Please, do say your views. However, It will be nice to know what your views are about this thread.
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Old 18th Dec 2008, 08:22
  #36 (permalink)  
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...its a massive investment, and in comparision not as rewarding as other careers given the responsibility.
Given the time and effort needed to acquire the licence, endorsed with enough significant type ratings to command the 50k that one poster has mentioned, any basic Cost-Benefit Analysis would reject aircraft maintenance as a career.

In my own case, had I invested exactly the same amount of time and effort in another career I would by now be a doctor, dentist, chartered accountant or a partner in a law firm and would consider a salary of 50k to be laughable.

The problem in getting enough people with the right ability and dedication is that the job doesn't pay enough to justify the investment. As long as mechanics, technicians or licensed engineers - whatever we choose to call ourselves - are regarded in the same light as the man who fixes our boiler or rips us off after tinkering with our car, we'll remain at the bottom of the chain.

Perhaps we should travel to work in suits, wear white dustcoats instead of overalls at work, then call ourselves Independent Technical Advisors?
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Old 18th Dec 2008, 08:43
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The industry has been predicting a shortage of Engineers for the past 12 years, but for a variety of reasons it just has not happened - yet. The reasons for this are numurous but one of the main factors is the maintenance programmes for new aircraft i.e. A&C Checks need less manhours (MSG3 Maintenance Programmes and aircraft built with maintenance in mind = less manhours), plus the frequency/periodicity of the Checks are required less often compared to "Classic" types. This has masked the impending cliff edge and has probably lulled the industry into thinking "what shortage" (Crying Wolf too often). But it is heading our way very fast now.

Bizdev
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Old 18th Dec 2008, 09:17
  #38 (permalink)  
 
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BOEINGCHAP. forgot..or what ever your name is... nasty attitude you have! maybe if you had not had such attitude your missus wouldnt have left you...eh?? yes old son........I know you.


BOEINGCHAP, Stop wasting people's time with your pointless drivel. You've got nothing to contribute here.

(Could it be that WellDung, Wisenwel Shrivelled and BOEINGCHAP are all one.)

PS. I checked with 'missus' of 40 years as she was having breakfast. 'No complaints'.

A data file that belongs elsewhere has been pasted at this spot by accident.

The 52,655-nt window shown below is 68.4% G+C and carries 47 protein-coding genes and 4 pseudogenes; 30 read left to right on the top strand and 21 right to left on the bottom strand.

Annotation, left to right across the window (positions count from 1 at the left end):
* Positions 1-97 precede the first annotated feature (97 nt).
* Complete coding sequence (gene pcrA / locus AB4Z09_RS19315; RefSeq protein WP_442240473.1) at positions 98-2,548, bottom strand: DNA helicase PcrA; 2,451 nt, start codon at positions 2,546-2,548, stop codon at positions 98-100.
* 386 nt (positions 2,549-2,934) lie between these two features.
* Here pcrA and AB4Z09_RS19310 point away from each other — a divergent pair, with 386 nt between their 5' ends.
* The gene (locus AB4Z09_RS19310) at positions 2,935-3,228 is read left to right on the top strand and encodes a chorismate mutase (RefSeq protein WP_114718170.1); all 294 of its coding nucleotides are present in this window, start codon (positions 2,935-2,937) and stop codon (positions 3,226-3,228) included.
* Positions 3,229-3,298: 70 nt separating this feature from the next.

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Old 18th Dec 2008, 10:39
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Biz, Totally agree.

It's ok for the airlines that can afford to replace their fleets every few years but for users of 20+ year old A320's there's a lot of work involved.

We always used to say that the 'A320 will be the Tristar of the future' and the from what i've seen that's coming true. (and we all remember them don't we??)

I remember the 747's coming out of London Airways hangar TBJ in nearly new condition after Major checks. I now see A330's coming out after C checks with next to nothing being done to them and normally in far worse condition than before they went in.

Not sure what the A330 and 777 will be like in 20+ years after half a dozen C checks but at least it should hopefully keep us all employed....
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Old 18th Dec 2008, 12:26
  #40 (permalink)  
 
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Blacksheep Quote:
...its a massive investment, and in comparision not as rewarding as other careers given the responsibility.
Given the time and effort needed to acquire the licence, endorsed with enough significant type ratings to command the 50k that one poster has mentioned, any basic Cost-Benefit Analysis would reject aircraft maintenance as a career.

In my own case, had I invested exactly the same amount of time and effort in another career I would by now be a doctor, dentist, chartered accountant or a partner in a law firm and would consider a salary of 50k to be laughable.

Look at it this way, you are almost a qualified gynecologist,
only the holes you have to try to work in are often smaller and further away from the task in hand, and 99% of the time it probably smells better.

On a serious note, yes there is a shortage and one thing driving it is the reduction in the size of the RAF etc..... when I left the RAF and did my licences in the early 80's it still had engineering capabilities of a decent size, with that getting smaller and smaller there is a lack of suitable engineers coming onto the market from those sources and the Civil sector has never done anything to redress the problem, far from it they have gone the opposite direction... and it will only get worse.